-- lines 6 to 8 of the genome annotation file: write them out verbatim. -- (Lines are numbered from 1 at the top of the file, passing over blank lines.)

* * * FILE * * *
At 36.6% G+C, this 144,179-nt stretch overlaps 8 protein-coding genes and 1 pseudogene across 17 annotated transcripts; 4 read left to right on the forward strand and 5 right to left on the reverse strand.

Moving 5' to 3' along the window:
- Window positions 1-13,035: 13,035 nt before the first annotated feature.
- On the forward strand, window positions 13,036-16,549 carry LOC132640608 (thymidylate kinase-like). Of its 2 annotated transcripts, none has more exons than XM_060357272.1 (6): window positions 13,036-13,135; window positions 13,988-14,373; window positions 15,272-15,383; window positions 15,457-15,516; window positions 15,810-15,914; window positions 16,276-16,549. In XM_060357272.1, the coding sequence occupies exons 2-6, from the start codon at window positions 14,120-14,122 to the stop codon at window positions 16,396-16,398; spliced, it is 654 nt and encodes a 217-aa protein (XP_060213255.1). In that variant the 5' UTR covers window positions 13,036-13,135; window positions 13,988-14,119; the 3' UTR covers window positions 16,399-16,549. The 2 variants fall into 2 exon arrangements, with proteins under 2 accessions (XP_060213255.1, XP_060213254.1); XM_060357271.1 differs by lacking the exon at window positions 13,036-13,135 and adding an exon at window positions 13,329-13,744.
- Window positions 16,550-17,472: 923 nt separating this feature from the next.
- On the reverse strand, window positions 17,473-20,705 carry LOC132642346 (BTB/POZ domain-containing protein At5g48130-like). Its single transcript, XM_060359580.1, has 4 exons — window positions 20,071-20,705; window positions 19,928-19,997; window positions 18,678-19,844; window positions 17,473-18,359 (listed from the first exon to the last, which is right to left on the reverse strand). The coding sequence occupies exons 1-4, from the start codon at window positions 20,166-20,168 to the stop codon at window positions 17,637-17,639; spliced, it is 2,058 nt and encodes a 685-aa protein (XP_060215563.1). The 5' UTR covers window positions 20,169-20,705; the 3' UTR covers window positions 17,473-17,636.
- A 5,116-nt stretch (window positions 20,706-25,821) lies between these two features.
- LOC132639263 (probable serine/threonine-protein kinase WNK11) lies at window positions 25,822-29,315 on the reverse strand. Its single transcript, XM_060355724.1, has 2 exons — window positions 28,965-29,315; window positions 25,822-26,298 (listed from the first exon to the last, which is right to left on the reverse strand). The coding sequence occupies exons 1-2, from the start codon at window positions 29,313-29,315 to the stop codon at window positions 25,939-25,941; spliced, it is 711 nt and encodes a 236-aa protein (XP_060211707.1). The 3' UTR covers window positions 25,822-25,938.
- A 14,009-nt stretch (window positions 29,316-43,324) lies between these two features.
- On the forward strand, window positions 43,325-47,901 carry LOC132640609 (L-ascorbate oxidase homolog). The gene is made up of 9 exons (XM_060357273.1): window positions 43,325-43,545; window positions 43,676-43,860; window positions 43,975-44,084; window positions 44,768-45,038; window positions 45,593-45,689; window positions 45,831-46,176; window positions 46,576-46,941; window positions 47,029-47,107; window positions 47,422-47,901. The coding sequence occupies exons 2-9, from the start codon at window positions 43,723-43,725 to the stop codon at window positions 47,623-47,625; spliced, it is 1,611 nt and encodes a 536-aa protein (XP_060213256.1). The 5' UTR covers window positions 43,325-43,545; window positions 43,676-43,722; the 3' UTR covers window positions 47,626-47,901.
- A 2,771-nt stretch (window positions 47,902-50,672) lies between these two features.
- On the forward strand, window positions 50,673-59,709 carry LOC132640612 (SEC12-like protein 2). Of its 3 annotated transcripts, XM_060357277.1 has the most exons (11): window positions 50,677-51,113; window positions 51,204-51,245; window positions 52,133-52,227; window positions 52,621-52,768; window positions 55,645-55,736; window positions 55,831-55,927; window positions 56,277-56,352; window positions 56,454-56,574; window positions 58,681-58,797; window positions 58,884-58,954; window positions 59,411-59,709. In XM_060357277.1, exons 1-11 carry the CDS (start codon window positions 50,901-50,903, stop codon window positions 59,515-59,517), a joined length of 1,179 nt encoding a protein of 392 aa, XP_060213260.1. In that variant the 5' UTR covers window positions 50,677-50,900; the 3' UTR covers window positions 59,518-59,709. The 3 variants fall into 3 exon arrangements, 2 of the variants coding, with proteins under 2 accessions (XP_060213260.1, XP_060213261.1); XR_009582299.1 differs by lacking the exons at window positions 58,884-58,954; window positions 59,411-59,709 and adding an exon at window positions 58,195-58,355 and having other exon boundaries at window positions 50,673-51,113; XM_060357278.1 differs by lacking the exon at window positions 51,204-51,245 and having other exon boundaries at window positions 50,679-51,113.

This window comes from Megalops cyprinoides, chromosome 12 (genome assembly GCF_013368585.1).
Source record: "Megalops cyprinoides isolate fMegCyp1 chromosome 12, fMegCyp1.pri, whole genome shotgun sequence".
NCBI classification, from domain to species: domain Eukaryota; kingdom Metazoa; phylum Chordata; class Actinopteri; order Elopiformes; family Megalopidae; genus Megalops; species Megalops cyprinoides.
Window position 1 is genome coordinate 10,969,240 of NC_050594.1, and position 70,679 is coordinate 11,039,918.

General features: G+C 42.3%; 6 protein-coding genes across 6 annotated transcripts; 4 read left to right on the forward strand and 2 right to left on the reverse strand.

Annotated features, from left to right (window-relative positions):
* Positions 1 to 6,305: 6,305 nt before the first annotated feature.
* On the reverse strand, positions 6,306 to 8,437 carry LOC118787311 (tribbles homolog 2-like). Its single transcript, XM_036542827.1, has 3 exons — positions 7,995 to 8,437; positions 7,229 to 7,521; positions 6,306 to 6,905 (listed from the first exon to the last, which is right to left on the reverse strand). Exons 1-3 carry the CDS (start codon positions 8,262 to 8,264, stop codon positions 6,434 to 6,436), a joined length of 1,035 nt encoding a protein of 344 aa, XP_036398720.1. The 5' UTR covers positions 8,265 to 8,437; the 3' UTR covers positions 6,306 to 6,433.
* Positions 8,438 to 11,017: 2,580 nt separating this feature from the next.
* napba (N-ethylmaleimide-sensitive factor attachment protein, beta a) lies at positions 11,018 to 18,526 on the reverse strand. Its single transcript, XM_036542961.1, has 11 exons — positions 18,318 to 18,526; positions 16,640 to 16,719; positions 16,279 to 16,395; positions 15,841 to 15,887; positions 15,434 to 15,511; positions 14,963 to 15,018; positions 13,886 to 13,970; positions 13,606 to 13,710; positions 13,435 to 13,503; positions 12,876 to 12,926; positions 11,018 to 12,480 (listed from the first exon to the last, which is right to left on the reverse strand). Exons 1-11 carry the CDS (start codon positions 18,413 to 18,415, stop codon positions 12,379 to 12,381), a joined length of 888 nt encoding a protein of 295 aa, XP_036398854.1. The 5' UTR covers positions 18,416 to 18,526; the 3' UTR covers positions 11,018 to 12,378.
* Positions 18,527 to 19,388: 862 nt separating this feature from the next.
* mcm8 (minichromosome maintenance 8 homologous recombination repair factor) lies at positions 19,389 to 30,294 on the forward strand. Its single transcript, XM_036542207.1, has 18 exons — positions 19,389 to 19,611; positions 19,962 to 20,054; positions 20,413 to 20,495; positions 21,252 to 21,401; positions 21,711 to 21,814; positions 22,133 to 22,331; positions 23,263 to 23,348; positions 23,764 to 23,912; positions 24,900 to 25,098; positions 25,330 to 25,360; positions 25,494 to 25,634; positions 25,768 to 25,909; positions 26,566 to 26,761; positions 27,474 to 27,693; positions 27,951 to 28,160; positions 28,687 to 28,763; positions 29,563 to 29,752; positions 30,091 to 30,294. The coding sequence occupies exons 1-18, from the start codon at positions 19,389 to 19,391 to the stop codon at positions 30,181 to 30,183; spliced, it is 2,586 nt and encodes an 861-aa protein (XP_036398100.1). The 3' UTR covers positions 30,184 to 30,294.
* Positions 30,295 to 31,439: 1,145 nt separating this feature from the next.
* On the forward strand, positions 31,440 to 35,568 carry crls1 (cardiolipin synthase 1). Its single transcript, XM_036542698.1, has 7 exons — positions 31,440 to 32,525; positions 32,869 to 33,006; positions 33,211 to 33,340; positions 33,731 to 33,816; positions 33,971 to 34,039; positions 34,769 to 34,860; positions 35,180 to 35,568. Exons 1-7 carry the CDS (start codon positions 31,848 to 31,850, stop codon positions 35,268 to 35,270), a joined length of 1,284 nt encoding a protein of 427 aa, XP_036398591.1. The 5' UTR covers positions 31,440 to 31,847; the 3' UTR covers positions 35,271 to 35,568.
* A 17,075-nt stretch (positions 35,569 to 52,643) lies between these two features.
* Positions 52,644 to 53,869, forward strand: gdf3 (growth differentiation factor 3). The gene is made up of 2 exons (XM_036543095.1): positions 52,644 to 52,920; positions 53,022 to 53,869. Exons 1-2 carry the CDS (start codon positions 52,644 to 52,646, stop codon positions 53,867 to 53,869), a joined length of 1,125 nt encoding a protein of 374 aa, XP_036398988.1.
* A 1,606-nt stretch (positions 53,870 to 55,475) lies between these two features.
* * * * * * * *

- On the reverse strand, window positions 17,473-20,705 carry LOC132642346 (BTB/POZ domain-containing protein At5g48130-like). Its single transcript, XM_060359580.1, has 4 exons — window positions 20,071-20,705; window positions 19,928-19,997; window positions 18,678-19,844; window positions 17,473-18,359 (listed from the first exon to the last, which is right to left on the reverse strand). The coding sequence occupies exons 1-4, from the start codon at window positions 20,166-20,168 to the stop codon at window positions 17,637-17,639; spliced, it is 2,058 nt and encodes a 685-aa protein (XP_060215563.1). The 5' UTR covers window positions 20,169-20,705; the 3' UTR covers window positions 17,473-17,636.
- A 5,116-nt stretch (window positions 20,706-25,821) lies between these two features.
- LOC132639263 (probable serine/threonine-protein kinase WNK11) lies at window positions 25,822-29,315 on the reverse strand. Its single transcript, XM_060355724.1, has 2 exons — window positions 28,965-29,315; window positions 25,822-26,298 (listed from the first exon to the last, which is right to left on the reverse strand). The coding sequence occupies exons 1-2, from the start codon at window positions 29,313-29,315 to the stop codon at window positions 25,939-25,941; spliced, it is 711 nt and encodes a 236-aa protein (XP_060211707.1). The 3' UTR covers window positions 25,822-25,938.